Stephanie Tai

Associate Professor of Law


Stephanie Tai focuses her scholarly research on the interactions between environmental and health sciences and administrative law. She has written on the consideration of scientific expertise and environmental justice concerns by administrative and judicial systems, and currently explores the role of scientific dialogues in food systems regulation.  She is also beginning to examine in the role of scientific studies in private governance.  She was an adjunct law professor at Georgetown from 2002-2005 and a visiting professor at Washington and Lee University School of Law during the 2005-06 academic year. Her teaching interests include administrative law, environmental law, food systems law, environmental justice, risk regulation, contracts, and comparative Asian environmental law.
Raised in the South by two chemists, she decided to combine her chemistry background with a legal education to improve the use of science in environmental protection. At Georgetown, she was the Editor-in-Chief of the Georgetown International Environmental Law Review and was a member of the Georgetown Manfred Lachs Space Law Moot Court Team.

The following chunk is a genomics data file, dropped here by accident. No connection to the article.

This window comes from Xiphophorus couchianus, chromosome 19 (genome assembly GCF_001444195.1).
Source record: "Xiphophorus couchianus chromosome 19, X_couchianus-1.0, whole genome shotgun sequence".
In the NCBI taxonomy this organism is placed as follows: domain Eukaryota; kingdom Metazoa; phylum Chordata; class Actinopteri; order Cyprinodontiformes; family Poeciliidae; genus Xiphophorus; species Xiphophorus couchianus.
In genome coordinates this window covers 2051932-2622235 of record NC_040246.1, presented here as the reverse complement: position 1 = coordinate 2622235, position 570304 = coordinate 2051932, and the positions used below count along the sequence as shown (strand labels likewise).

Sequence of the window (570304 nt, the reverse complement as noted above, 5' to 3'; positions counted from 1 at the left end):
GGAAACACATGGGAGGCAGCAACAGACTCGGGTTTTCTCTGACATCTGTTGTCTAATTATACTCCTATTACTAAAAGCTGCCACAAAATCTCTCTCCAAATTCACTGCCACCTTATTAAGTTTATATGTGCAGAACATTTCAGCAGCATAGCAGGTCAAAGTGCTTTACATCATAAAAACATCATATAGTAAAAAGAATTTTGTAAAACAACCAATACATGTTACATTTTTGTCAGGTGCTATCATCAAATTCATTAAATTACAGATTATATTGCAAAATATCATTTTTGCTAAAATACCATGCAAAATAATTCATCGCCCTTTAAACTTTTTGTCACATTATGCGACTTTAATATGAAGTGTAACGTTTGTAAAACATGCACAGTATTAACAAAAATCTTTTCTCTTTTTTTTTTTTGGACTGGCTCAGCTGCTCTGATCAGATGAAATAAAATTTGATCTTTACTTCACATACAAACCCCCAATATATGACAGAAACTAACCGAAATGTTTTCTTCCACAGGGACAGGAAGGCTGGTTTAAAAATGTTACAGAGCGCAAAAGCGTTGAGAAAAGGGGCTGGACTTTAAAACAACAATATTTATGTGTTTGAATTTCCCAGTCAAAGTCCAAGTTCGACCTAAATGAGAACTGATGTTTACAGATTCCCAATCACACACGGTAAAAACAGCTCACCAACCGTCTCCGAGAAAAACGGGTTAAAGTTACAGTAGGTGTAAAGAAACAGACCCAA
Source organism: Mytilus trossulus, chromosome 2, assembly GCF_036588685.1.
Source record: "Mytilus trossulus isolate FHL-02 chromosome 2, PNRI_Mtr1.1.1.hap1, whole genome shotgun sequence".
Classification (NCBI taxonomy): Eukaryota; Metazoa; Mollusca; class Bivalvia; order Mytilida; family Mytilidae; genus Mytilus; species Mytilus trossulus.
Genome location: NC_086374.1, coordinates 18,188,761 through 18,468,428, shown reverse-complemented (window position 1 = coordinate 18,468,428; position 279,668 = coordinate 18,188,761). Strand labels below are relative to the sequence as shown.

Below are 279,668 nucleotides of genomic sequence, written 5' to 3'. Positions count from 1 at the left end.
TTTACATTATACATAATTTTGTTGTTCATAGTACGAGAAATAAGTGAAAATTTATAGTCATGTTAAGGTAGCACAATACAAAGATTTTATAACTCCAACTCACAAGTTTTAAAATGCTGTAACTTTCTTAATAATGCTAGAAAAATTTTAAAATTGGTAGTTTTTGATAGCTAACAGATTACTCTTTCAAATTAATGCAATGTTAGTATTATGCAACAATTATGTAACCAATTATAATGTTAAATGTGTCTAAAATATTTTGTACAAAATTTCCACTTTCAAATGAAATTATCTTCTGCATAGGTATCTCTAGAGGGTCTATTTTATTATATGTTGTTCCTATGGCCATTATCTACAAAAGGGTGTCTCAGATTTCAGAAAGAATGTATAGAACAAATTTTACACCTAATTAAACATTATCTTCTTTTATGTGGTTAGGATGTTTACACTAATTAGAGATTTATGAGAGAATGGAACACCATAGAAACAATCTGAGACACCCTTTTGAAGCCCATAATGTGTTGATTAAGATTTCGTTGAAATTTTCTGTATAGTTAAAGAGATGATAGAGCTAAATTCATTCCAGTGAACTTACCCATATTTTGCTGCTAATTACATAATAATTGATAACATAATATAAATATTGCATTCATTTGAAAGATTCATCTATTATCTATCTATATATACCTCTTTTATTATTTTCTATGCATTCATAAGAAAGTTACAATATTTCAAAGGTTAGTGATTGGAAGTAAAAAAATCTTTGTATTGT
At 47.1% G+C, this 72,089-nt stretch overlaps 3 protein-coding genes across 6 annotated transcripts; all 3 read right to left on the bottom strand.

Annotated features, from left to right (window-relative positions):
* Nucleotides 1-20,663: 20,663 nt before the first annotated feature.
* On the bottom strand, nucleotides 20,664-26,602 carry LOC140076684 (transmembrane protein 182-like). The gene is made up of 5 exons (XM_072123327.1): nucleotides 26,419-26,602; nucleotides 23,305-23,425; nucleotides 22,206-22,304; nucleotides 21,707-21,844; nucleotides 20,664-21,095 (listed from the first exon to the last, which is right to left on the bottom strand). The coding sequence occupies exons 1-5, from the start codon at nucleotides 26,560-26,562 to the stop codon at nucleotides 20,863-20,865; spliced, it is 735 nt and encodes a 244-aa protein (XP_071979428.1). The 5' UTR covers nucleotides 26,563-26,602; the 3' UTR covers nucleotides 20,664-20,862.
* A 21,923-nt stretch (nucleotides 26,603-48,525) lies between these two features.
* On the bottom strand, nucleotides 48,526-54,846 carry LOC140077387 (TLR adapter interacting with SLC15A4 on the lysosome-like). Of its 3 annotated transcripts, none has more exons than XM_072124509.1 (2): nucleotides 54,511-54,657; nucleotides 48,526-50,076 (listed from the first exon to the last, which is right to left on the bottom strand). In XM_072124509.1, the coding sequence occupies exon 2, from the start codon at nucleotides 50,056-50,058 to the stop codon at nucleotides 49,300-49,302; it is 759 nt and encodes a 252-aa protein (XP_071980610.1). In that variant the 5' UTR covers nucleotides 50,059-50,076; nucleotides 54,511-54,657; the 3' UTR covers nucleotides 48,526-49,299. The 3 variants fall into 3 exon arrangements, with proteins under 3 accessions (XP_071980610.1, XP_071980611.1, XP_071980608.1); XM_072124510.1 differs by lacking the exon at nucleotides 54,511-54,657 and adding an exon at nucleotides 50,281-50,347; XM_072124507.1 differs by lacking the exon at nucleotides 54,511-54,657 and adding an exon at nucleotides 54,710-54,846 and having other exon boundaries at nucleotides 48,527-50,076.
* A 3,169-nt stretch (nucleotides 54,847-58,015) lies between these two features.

After graduating from Georgetown, Professor Tai worked as the editor-in-chief of the International Review for Environmental Strategies, a publication by the Institute for Global Environmental Strategies in Japan. She also served as a judicial law clerk to the Honorable Ronald Lee Gilman on the U.S. Court of Appeals for the Sixth Circuit. She then worked as an appellate attorney in the Environment and Natural Resources Division of the U.S. Department of Justice, where she briefed and argued cases involving a range of issues, from the protection of endangered cave species in Texas to the issuance of dredge and fill permits under the Clean Water Act.  From 2013-2014 she served as a U.S. Supreme Court Fellow as a researcher in the Federal Judicial Center.

During the summer before joining the Wisconsin Law School faculty, Professor Tai teamed up with several other law professors to work on two Supreme Court amicus briefs: one for a group of legislators in Environmental Defense v. Duke Energy Corp., No. 05-0848, and another for a group of scientists in Massachusetts v. Environmental Protection Agency, No. 05-1120. She still continues to write amicus briefs, representing commercial fishers in Entergy Corp. v. Environmental Protection Agency, Nos. 07-588, 07-589, 07-597; organic farmers in Monsanto v. Geertson Seed Farms, No. 09-475; and former senior environmental agency officials in Decker v. Northwest Environmental Defense Center, Nos. 11-338, 11-347. 

She spends her leisure time lifting weights, boxing, reading fiction, listening to terrible pop punk, scouring farmers' markets, and annoying her pet iguana.

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